BUSINESS
By ALLISON CONNOLLY and ALLISON CONNOLLY,SUN REPORTER | August 2, 2006
Mittal Steel Co. NV must sell either Sparrows Point or a sister plant in Weirton, W.Va., if it can't dispose of a Canadian subsidiary to resolve antitrust issues arising from its merger with Arcelor SA, Justice Department officials said yesterday. Saying the combined company would have a monopoly on tin production in the United States, the Justice Department filed a civil lawsuit in U.S. District Court in Washington yesterday to block the $33 billion merger if Mittal does not comply. "Without a divestiture of one of these steel mills, purchasers of tin mill products likely would have paid higher prices that would have harmed American consumers," Thomas O. Barnett, assistant attorney general in charge of the department's antitrust division, said in a statement issued yesterday.
BUSINESS
By ALLISON CONNOLLY and ALLISON CONNOLLY,SUN REPORTER | July 19, 2006
Mittal Steel Co. NV said yesterday that it has succeeded in its $32 billion takeover bid for Luxembourg-based Arcelor SA, having acquired half of Arcelor's shares. While the final tally won't be announced until next Wednesday, Mittal officials said they are confident that enough Arcelor shareholders have agreed to sell their shares to Mittal, which is based in Rotterdam, the Netherlands. The merger would create the world's largest steelmaker, to be called Arcelor-Mittal, with annual production of more than 110 million tons.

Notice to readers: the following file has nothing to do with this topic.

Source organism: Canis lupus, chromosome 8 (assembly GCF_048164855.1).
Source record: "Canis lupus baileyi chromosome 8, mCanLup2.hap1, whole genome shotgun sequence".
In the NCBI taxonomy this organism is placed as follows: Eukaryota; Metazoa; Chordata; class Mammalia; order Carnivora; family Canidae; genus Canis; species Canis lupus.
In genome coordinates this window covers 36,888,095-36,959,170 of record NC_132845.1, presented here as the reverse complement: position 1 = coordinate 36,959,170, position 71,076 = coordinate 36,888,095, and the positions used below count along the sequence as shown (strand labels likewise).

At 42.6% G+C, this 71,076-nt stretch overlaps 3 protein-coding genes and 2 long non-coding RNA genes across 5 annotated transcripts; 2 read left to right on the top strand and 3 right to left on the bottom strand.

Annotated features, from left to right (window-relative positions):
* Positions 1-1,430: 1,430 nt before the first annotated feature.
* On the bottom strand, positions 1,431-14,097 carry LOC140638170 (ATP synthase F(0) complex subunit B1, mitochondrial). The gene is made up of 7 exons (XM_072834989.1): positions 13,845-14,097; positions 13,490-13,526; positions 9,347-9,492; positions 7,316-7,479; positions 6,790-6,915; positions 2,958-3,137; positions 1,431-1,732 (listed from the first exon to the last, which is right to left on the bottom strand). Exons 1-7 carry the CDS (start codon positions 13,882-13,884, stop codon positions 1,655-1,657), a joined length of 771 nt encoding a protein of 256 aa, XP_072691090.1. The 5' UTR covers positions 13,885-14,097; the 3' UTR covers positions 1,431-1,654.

BUSINESS
By ALLISON CONNOLLY and ALLISON CONNOLLY,SUN REPORTER | June 27, 2006
The future of the Sparrows Point steel mill could hinge on the outcome of a tug of war between its owner, Mittal Steel Co. of London, and Luxembourg-based Arcelor SA, which agreed Sunday to merge, forming the world's largest steelmaker. The $31.9 billion deal ends Mittal's five-month pursuit of Arcelor, which fiercely resisted a takeover by what its chief executive referred to as a producer of cheap cologne compared with Arcelor's perfume. The new steel giant, to be called Arcelor-Mittal, would control nearly 10 percent of world steel production, churning out 120 million tons of crude steel a year and employing more than 320,000.
BUSINESS
By BLOOMBERG NEWS | June 24, 2006
LONDON -- Mittal Steel Co., owner of the Sparrows Point steel mill in Baltimore County, said yesterday that it was close to buying Arcelor SA, an agreement that would end a five-month struggle and lead to the biggest steel-industry merger. "Talks are ongoing and constructive" and some parts of the offer "in principle have been agreed," said Sudhir Maheshwari, Mittal's managing director for business development and treasury. The two companies planned to continue talks today, Maheshwari said.